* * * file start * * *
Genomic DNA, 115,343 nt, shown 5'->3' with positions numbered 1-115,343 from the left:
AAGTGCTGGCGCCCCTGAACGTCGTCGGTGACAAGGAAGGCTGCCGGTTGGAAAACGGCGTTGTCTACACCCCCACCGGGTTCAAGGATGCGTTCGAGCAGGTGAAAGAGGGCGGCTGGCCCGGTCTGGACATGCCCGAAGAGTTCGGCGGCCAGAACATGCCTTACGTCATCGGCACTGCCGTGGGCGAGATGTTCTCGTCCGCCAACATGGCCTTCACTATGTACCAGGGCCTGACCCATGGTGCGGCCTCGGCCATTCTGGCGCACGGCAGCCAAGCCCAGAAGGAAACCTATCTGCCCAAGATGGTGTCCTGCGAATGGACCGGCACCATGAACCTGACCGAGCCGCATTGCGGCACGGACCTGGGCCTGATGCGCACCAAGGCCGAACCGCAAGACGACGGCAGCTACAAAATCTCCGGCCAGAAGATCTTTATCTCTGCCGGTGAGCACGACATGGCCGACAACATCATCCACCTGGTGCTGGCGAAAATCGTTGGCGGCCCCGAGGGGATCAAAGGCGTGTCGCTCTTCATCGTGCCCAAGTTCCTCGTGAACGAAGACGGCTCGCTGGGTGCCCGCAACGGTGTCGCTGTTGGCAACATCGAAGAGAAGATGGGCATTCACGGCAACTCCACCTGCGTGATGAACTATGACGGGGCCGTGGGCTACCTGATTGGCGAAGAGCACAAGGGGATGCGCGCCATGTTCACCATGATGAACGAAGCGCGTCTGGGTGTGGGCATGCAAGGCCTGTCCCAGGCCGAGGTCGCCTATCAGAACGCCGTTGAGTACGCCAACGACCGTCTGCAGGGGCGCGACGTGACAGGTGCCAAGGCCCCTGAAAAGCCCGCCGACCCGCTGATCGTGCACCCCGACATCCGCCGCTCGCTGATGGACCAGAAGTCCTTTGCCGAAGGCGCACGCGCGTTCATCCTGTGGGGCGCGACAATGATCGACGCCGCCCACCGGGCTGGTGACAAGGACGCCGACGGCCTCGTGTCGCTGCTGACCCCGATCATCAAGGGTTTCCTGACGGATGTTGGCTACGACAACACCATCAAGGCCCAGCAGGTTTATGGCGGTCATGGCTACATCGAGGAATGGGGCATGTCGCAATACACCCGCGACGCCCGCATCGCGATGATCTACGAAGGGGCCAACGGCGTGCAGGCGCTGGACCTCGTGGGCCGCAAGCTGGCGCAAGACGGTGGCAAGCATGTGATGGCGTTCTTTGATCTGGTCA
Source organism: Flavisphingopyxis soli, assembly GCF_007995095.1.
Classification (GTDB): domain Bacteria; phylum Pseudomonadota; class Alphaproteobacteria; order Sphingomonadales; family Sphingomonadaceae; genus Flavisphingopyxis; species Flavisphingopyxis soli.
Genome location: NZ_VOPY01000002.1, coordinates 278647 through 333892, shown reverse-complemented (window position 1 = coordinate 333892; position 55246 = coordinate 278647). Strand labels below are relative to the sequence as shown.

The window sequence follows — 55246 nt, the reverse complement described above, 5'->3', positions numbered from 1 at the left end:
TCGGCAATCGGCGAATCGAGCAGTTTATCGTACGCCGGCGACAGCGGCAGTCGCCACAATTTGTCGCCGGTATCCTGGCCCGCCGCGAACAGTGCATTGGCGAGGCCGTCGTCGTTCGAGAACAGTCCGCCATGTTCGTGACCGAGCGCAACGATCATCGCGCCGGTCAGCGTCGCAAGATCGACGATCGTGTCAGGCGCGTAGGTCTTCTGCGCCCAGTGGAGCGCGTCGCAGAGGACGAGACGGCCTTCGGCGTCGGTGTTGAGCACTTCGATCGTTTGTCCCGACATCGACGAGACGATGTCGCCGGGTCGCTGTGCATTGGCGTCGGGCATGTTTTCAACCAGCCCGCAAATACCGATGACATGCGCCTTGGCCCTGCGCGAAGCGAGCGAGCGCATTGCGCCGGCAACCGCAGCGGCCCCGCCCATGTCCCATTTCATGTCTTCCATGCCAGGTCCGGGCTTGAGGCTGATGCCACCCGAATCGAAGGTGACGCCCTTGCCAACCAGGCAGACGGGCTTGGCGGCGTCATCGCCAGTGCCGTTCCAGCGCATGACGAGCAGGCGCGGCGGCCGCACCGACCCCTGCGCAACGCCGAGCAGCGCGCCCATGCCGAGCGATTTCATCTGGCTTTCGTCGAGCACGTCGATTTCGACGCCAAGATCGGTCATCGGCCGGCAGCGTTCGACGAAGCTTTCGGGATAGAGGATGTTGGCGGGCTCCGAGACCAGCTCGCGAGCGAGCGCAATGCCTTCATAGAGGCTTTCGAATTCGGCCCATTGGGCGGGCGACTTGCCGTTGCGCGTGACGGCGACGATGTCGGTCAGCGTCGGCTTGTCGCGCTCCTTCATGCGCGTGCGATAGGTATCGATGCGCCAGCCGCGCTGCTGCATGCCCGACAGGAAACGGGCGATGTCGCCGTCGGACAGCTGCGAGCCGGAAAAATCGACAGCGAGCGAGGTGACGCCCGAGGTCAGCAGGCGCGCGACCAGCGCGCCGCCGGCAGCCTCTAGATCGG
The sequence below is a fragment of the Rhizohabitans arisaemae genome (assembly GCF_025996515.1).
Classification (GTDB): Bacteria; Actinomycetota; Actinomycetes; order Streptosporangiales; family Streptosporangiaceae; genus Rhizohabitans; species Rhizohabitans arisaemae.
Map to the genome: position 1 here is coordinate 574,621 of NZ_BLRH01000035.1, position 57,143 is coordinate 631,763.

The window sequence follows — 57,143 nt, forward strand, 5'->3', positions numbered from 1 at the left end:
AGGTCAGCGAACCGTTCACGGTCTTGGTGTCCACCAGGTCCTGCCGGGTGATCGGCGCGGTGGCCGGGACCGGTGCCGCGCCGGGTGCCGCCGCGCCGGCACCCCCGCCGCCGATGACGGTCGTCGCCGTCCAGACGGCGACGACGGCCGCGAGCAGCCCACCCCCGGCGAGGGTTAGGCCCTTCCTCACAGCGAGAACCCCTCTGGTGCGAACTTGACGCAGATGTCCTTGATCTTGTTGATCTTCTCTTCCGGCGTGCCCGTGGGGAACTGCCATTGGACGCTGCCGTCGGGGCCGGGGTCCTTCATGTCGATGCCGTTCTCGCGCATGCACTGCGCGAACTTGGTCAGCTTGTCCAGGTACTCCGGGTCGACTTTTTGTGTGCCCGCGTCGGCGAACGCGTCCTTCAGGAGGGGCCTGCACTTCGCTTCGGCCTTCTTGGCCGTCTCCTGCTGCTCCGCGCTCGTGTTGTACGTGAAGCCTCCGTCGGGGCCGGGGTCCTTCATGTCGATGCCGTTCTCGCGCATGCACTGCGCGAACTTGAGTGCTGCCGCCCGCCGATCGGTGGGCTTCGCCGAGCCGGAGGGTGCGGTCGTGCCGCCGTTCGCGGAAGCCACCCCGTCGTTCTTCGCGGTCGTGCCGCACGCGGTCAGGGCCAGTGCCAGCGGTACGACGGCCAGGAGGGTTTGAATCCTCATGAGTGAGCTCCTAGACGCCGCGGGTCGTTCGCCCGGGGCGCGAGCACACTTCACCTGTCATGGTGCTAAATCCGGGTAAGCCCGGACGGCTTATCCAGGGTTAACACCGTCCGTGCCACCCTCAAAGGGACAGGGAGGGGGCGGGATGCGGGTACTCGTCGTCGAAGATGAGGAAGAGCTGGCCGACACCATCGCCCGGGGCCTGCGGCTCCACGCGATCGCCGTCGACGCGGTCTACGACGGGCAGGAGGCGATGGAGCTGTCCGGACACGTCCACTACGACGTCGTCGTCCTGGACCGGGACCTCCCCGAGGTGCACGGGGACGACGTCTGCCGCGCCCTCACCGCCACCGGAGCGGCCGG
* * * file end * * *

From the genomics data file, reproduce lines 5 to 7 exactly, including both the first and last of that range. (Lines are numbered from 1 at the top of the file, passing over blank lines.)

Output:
Genome location: NZ_VOPY01000002.1, coordinates 278647 through 333892, shown reverse-complemented (window position 1 = coordinate 333892; position 55246 = coordinate 278647). Strand labels below are relative to the sequence as shown.

The window sequence follows — 55246 nt, the reverse complement described above, 5'->3', positions numbered from 1 at the left end:
TCGGCAATCGGCGAATCGAGCAGTTTATCGTACGCCGGCGACAGCGGCAGTCGCCACAATTTGTCGCCGGTATCCTGGCCCGCCGCGAACAGTGCATTGGCGAGGCCGTCGTCGTTCGAGAACAGTCCGCCATGTTCGTGACCGAGCGCAACGATCATCGCGCCGGTCAGCGTCGCAAGATCGACGATCGTGTCAGGCGCGTAGGTCTTCTGCGCCCAGTGGAGCGCGTCGCAGAGGACGAGACGGCCTTCGGCGTCGGTGTTGAGCACTTCGATCGTTTGTCCCGACATCGACGAGACGATGTCGCCGGGTCGCTGTGCATTGGCGTCGGGCATGTTTTCAACCAGCCCGCAAATACCGATGACATGCGCCTTGGCCCTGCGCGAAGCGAGCGAGCGCATTGCGCCGGCAACCGCAGCGGCCCCGCCCATGTCCCATTTCATGTCTTCCATGCCAGGTCCGGGCTTGAGGCTGATGCCACCCGAATCGAAGGTGACGCCCTTGCCAACCAGGCAGACGGGCTTGGCGGCGTCATCGCCAGTGCCGTTCCAGCGCATGACGAGCAGGCGCGGCGGCCGCACCGACCCCTGCGCAACGCCGAGCAGCGCGCCCATGCCGAGCGATTTCATCTGGCTTTCGTCGAGCACGTCGATTTCGACGCCAAGATCGGTCATCGGCCGGCAGCGTTCGACGAAGCTTTCGGGATAGAGGATGTTGGCGGGCTCCGAGACCAGCTCGCGAGCGAGCGCAATGCCTTCATAGAGGCTTTCGAATTCGGCCCATTGGGCGGGCGACTTGCCGTTGCGCGTGACGGCGACGATGTCGGTCAGCGTCGGCTTGTCGCGCTCCTTCATGCGCGTGCGATAGGTATCGATGCGCCAGCCGCGCTGCTGCATGCCCGACAGGAAACGGGCGATGTCGCCGTCGGACAGCTGCGAGCCGGAAAAATCGACAGCGAGCGAGGTGACGCCCGAGGTCAGCAGGCGCGCGACCAGCGCGCCGCCGGCAGCCTCTAGATCGG